How to Catch Walleye

How to Catch Walleye
Walleyes can be a challenging fish to catch because they can be particularly finicky about eating, especially when the sun is high in the school or after a cold front has gone through. Yet anglers continue to pursue walleyes because of their firm, white meat. Additionally, given that it is a challenge to catch them, anglers derive a certain sense of satisfaction when they are able to boat a walleye or two.


Difficulty: Moderate

Things You’ll Need:
  • live bait
  • spinning rod and reel
  • 1/4-oz. walking-style sinker
  • swivels
  • 6-lb. test monofilament line
  • #6 hooks
  • 1/4-oz. jig heads
Step 1
Pack along good live baits for walleyes, including minnows, leeches and night crawlers.
Step 2
Tie on a Lindy rig if you have a single rod. The Lindy rig is made up of a 1/4-oz. walking-style sinker attached to the line above a swivel. Tie a 36-inch piece of fishing line to the other end of the swivel, and a #6 hook to the other end of the fishing line. Your second fishing rod---if you have two of them---should be rigged with a 1/4-oz. lead-head jig.
Step 3
Search for walleyes, thinking about the water temperature as you do so. Walleyes will be around the shallow, rocky areas in which they spawned when the water is below 55 F. As water temperature rises through the 60s and into the 70s, focus on deeper, walleye-attracting areas including drop-offs, weed edges, and humps or reefs.
Step 4
Let the Lindy rig and live bait down to the bottom. Troll slowly and make sure your sinker stays in contact with the bottom of the lake. Pay attention to anything that feels different, since walleyes often bite lightly. Troll through different areas until you contact walleyes.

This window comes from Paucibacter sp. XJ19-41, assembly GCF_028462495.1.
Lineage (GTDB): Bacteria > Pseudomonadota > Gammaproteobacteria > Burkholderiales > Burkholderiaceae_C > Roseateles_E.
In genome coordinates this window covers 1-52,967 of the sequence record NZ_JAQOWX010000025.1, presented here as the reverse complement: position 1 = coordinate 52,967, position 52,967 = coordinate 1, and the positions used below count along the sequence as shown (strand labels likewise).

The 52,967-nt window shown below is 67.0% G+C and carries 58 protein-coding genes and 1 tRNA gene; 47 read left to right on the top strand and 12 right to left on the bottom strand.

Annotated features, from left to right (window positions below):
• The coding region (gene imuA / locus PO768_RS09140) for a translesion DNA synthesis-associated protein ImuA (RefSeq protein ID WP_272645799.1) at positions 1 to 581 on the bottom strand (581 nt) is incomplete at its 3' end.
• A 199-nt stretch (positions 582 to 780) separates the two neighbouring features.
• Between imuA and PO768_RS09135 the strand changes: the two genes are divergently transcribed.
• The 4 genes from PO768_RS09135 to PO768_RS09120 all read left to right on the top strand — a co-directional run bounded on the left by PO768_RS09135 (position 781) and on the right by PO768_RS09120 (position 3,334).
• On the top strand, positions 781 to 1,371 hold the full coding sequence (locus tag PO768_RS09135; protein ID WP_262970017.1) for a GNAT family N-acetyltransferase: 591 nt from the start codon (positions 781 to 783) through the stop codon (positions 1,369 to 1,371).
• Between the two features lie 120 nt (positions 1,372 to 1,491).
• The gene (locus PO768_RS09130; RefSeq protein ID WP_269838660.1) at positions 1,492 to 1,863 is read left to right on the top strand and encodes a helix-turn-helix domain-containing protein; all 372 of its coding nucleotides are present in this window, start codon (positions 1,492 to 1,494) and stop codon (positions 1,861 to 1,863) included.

Step 5
Mark the spot where you catch a walleye, because they often travel in large schools. After you have located a school, continue trolling your Lindy rig in the immediate area. If your second rod is rigged with a jig, attach a piece of live bait and cast it around the area.

Tips & Warnings

Use your pointer finger to lightly hold the line as you troll a Lindy rig. It will give you better feel for what's happening with your rig.
If the water is deep, or you are having trouble maintaining contact of the bottom with a 1/4-oz. sinker, switch to a heavier sinker.

Article Written By Larry Anderson

Larry Anderson has been a freelance writer since 2000. He has covered a wide variety of topics, from golf and baseball to hunting and fishing. His work has appeared in numerous print and online publications, including "Fargo Forum" newspaper. Anderson holds a Bachelor of Arts in print journalism from Concordia College.

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